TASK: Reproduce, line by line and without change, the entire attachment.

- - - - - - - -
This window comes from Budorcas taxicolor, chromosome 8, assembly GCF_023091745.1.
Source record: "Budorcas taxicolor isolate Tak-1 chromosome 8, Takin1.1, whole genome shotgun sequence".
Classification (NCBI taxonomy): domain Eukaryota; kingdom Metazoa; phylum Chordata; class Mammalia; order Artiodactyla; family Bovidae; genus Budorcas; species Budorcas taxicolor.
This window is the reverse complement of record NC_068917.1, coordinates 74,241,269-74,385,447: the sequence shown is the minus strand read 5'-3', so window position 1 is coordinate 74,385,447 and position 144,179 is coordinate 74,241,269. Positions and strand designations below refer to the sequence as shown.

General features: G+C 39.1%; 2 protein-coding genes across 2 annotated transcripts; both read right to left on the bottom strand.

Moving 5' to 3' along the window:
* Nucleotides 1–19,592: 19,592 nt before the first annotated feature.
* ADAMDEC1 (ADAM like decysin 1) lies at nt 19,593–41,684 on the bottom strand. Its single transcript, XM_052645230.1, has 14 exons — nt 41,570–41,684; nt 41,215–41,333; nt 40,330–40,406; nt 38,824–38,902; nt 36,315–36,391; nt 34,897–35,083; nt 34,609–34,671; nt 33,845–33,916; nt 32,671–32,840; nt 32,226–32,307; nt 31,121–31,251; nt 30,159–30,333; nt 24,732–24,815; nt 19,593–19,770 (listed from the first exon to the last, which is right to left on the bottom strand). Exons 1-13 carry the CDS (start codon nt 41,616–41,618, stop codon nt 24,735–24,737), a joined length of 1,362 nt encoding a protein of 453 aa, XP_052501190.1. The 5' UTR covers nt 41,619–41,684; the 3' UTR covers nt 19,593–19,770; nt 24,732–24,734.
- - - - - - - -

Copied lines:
This window comes from Budorcas taxicolor, chromosome 8, assembly GCF_023091745.1.
Source record: "Budorcas taxicolor isolate Tak-1 chromosome 8, Takin1.1, whole genome shotgun sequence".
Classification (NCBI taxonomy): domain Eukaryota; kingdom Metazoa; phylum Chordata; class Mammalia; order Artiodactyla; family Bovidae; genus Budorcas; species Budorcas taxicolor.
This window is the reverse complement of record NC_068917.1, coordinates 74,241,269-74,385,447: the sequence shown is the minus strand read 5'-3', so window position 1 is coordinate 74,385,447 and position 144,179 is coordinate 74,241,269. Positions and strand designations below refer to the sequence as shown.

General features: G+C 39.1%; 2 protein-coding genes across 2 annotated transcripts; both read right to left on the bottom strand.

Moving 5' to 3' along the window:
* Nucleotides 1–19,592: 19,592 nt before the first annotated feature.
* ADAMDEC1 (ADAM like decysin 1) lies at nt 19,593–41,684 on the bottom strand. Its single transcript, XM_052645230.1, has 14 exons — nt 41,570–41,684; nt 41,215–41,333; nt 40,330–40,406; nt 38,824–38,902; nt 36,315–36,391; nt 34,897–35,083; nt 34,609–34,671; nt 33,845–33,916; nt 32,671–32,840; nt 32,226–32,307; nt 31,121–31,251; nt 30,159–30,333; nt 24,732–24,815; nt 19,593–19,770 (listed from the first exon to the last, which is right to left on the bottom strand). Exons 1-13 carry the CDS (start codon nt 41,616–41,618, stop codon nt 24,735–24,737), a joined length of 1,362 nt encoding a protein of 453 aa, XP_052501190.1. The 5' UTR covers nt 41,619–41,684; the 3' UTR covers nt 19,593–19,770; nt 24,732–24,734.